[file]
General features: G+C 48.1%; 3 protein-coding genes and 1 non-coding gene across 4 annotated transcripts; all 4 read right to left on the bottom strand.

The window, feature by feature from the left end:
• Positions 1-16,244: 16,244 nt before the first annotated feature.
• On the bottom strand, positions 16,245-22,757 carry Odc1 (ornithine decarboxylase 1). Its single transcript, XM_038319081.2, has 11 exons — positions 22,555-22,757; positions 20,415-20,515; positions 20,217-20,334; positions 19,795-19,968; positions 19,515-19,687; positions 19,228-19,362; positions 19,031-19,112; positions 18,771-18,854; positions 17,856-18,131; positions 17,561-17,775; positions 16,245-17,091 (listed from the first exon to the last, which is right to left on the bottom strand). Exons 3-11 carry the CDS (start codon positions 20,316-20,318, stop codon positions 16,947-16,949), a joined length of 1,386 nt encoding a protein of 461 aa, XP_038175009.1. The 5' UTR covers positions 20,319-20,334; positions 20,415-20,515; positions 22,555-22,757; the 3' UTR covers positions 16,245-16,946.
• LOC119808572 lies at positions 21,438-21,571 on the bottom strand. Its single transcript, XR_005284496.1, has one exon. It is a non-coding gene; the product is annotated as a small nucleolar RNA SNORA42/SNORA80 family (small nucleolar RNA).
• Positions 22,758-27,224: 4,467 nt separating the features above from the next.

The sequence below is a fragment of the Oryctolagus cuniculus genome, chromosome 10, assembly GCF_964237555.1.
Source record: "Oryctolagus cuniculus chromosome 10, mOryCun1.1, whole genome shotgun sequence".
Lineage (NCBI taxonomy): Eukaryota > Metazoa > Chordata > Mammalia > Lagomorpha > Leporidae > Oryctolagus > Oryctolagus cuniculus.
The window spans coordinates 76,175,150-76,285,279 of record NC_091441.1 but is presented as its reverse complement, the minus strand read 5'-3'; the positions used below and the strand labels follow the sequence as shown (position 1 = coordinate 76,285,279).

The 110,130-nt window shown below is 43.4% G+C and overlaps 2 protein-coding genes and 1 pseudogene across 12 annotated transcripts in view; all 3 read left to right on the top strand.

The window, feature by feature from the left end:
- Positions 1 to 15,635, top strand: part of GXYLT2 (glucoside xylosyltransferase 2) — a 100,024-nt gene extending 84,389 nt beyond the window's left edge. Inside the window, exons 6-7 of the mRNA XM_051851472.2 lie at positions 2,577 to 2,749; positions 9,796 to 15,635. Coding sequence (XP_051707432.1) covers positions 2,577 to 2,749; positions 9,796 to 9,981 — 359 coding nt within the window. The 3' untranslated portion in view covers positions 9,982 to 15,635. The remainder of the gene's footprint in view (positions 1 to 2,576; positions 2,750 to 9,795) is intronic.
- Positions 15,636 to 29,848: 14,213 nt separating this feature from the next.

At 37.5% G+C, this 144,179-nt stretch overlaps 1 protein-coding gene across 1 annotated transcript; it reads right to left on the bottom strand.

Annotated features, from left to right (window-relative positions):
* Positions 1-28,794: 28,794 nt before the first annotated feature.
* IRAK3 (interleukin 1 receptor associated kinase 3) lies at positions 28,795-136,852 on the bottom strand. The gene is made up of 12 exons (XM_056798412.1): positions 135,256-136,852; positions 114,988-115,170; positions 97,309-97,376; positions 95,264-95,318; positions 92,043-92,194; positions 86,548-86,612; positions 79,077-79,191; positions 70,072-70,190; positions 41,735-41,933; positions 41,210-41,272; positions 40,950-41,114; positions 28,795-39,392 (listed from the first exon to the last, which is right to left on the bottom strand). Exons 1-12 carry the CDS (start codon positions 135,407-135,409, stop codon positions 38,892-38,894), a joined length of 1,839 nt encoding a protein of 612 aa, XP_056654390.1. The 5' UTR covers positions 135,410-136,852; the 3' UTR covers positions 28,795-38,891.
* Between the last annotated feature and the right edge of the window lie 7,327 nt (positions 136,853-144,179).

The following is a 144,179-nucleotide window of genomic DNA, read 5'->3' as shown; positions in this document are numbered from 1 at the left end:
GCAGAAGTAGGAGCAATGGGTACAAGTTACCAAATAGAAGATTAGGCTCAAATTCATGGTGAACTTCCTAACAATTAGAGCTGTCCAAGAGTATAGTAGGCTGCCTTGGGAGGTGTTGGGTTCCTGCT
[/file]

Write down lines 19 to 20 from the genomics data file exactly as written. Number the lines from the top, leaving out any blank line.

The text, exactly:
* Between the last annotated feature and the right edge of the window lie 7,327 nt (positions 136,853-144,179).

The following is a 144,179-nucleotide window of genomic DNA, read 5'->3' as shown; positions in this document are numbered from 1 at the left end: